The original design team settled on some simple goals. They didn't want to break new ground in version control methodology, they just wanted to fix CVS. They decided that Subversion would match CVS's features, and preserve the same development model, but not duplicate CVS's most obvious flaws. And although it did not need to be a drop-in replacement for CVS, it should be similar enough that any CVS user could make the switch with little effort.
After fourteen months of coding, Subversion became “self-hosting” on August 31, 2001. That is, Subversion developers stopped using CVS to manage Subversion's own source code, and started using Subversion instead.
While CollabNet started the project, and still funds a large chunk of the work (it pays the salaries of a few full-time Subversion developers), Subversion is run like most open-source projects, governed by a loose, transparent set of rules that encourage meritocracy. CollabNet's copyright license is fully compliant with the Debian Free Software Guidelines. In other words, anyone is free to download, modify, and redistribute Subversion as he pleases; no permission from CollabNet or anyone else is required.
When discussing the features that Subversion brings to the version control table, it is often helpful to speak of them in terms of how they improve upon CVS's design. If you're not familiar with CVS, you may not understand all of these features. And if you're not familiar with version control at all, your eyes may glaze over unless you first read Chapter 1, Fundamental Concepts, in which we provide a gentle introduction to version control.
CVS only tracks the history of individual files, but Subversion implements a “virtual” versioned filesystem that tracks changes to whole directory trees over time. Files and directories are versioned.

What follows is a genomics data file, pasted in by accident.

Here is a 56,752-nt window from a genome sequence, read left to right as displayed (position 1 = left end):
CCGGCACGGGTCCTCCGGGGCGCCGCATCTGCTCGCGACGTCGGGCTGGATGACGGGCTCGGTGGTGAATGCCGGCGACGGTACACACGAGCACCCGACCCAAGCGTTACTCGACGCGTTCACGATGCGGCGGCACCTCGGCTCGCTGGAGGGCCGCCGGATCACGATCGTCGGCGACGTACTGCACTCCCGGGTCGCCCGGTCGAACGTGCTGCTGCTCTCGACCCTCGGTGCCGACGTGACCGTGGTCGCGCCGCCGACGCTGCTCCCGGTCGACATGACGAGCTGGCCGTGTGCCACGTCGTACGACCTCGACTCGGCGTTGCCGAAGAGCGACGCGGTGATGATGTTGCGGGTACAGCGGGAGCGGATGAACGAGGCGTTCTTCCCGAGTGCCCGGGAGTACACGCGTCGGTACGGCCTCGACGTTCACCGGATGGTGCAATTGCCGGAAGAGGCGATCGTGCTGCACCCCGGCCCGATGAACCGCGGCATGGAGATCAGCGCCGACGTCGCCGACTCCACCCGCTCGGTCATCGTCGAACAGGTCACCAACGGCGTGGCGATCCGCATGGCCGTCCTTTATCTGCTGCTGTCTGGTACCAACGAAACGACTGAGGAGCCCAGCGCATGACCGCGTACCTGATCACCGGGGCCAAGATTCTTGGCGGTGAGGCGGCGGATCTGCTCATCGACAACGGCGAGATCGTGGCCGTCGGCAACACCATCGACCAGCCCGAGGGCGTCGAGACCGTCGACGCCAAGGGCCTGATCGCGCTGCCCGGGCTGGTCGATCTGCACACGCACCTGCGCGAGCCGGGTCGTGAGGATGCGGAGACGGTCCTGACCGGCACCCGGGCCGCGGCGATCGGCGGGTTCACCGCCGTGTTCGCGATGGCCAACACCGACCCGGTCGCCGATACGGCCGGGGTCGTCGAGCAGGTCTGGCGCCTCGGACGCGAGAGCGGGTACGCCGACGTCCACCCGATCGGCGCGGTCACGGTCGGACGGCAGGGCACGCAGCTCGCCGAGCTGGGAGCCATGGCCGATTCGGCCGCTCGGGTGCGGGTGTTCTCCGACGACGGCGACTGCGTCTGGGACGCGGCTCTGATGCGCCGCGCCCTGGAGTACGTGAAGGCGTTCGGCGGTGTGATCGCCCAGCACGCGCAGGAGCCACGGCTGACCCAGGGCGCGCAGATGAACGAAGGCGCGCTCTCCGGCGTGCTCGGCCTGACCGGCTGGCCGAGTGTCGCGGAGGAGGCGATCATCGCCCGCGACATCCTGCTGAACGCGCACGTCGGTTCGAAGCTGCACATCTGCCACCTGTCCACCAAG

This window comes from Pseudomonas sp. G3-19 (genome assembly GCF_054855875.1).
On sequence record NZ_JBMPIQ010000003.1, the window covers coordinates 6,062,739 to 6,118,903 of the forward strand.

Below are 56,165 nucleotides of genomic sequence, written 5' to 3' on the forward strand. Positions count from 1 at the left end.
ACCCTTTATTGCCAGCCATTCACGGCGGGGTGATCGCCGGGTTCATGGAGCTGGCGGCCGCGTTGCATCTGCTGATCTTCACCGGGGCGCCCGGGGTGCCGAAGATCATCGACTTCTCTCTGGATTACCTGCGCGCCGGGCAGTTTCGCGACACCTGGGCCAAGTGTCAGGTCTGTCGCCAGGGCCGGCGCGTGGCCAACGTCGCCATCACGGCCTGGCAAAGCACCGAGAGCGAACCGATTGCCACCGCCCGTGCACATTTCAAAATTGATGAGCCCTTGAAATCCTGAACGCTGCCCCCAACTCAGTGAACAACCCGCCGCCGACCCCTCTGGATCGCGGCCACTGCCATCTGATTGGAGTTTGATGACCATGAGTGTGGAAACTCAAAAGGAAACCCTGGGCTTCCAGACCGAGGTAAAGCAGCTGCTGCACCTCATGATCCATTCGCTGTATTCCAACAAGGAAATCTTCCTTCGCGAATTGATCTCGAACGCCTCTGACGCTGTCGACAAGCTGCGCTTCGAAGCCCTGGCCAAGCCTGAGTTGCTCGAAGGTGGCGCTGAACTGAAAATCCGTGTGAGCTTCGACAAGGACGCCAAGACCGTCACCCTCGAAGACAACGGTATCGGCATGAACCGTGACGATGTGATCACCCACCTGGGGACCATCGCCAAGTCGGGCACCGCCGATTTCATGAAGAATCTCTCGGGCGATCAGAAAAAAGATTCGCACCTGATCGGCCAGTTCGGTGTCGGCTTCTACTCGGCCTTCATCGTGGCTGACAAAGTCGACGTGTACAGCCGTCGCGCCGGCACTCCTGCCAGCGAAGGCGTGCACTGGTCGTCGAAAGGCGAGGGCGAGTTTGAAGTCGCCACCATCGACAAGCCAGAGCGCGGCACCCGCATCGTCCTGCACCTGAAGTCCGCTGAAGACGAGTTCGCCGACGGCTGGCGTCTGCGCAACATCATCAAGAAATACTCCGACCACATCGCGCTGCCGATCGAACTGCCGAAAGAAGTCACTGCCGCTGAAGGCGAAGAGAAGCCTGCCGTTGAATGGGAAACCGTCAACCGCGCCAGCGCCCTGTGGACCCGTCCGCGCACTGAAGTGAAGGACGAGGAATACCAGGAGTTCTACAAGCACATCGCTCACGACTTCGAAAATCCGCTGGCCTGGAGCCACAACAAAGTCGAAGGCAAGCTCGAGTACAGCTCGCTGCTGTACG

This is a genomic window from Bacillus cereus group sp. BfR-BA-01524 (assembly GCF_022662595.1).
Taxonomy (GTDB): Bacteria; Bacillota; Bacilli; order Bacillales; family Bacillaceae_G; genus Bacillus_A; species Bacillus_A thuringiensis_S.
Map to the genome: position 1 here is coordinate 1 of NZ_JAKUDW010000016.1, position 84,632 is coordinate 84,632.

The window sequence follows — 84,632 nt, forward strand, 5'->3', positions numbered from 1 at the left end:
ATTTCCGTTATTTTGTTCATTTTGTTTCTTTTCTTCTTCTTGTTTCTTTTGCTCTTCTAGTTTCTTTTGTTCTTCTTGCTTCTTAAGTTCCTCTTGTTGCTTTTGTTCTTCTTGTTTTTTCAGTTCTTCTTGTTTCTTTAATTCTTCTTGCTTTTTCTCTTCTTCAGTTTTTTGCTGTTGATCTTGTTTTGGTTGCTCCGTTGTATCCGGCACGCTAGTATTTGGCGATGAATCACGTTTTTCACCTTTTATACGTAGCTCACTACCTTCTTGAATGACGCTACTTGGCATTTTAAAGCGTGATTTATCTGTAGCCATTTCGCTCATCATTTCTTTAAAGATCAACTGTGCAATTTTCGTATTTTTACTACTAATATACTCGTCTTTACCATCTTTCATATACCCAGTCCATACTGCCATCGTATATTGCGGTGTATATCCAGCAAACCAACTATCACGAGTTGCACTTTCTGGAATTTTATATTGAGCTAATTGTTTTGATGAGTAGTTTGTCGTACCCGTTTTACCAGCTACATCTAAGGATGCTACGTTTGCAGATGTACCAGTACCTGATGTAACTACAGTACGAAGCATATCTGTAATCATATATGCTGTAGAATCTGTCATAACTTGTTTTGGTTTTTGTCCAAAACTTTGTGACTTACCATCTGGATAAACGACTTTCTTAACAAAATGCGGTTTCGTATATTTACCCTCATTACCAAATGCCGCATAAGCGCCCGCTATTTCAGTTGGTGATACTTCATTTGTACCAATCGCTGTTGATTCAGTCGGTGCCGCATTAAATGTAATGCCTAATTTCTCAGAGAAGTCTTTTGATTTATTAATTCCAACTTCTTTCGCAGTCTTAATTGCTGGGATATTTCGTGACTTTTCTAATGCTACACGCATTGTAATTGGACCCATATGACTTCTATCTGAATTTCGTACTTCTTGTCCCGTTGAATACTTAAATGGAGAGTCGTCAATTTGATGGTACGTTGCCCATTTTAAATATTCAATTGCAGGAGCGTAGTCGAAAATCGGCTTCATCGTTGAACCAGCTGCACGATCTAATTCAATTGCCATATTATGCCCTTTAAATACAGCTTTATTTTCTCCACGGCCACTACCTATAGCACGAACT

Since CVS is limited to file versioning, operations such as copies and renames—which might happen to files, but which are really changes to the contents of some containing directory—aren't supported in CVS. Additionally, in CVS you cannot replace a versioned file with some new thing of the same name without the new item inheriting the history of the old—perhaps completely unrelated—file. With Subversion, you can add, delete, copy, and rename both files and directories. And every newly added file begins with a fresh, clean history all its own.
A collection of modifications either goes into the repository completely, or not at all. This allows developers to construct and commit changes as logical chunks, and prevents problems that can occur when only a portion of a set of changes is successfully sent to the repository.
Each file and directory has a set of properties—keys and their values—associated with it. You can create and store any arbitrary key/value pairs you wish. Properties are versioned over time, just like file contents.
Subversion has an abstracted notion of repository access, making it easy for people to implement new network mechanisms. Subversion can plug into the Apache HTTP Server as an extension module. This gives Subversion a big advantage in stability and interoperability, and instant access to existing features provided by that server—authentication, authorization, wire compression, and so on. A more lightweight, standalone Subversion server process is also available. This server speaks a custom protocol which can be easily tunneled over SSH.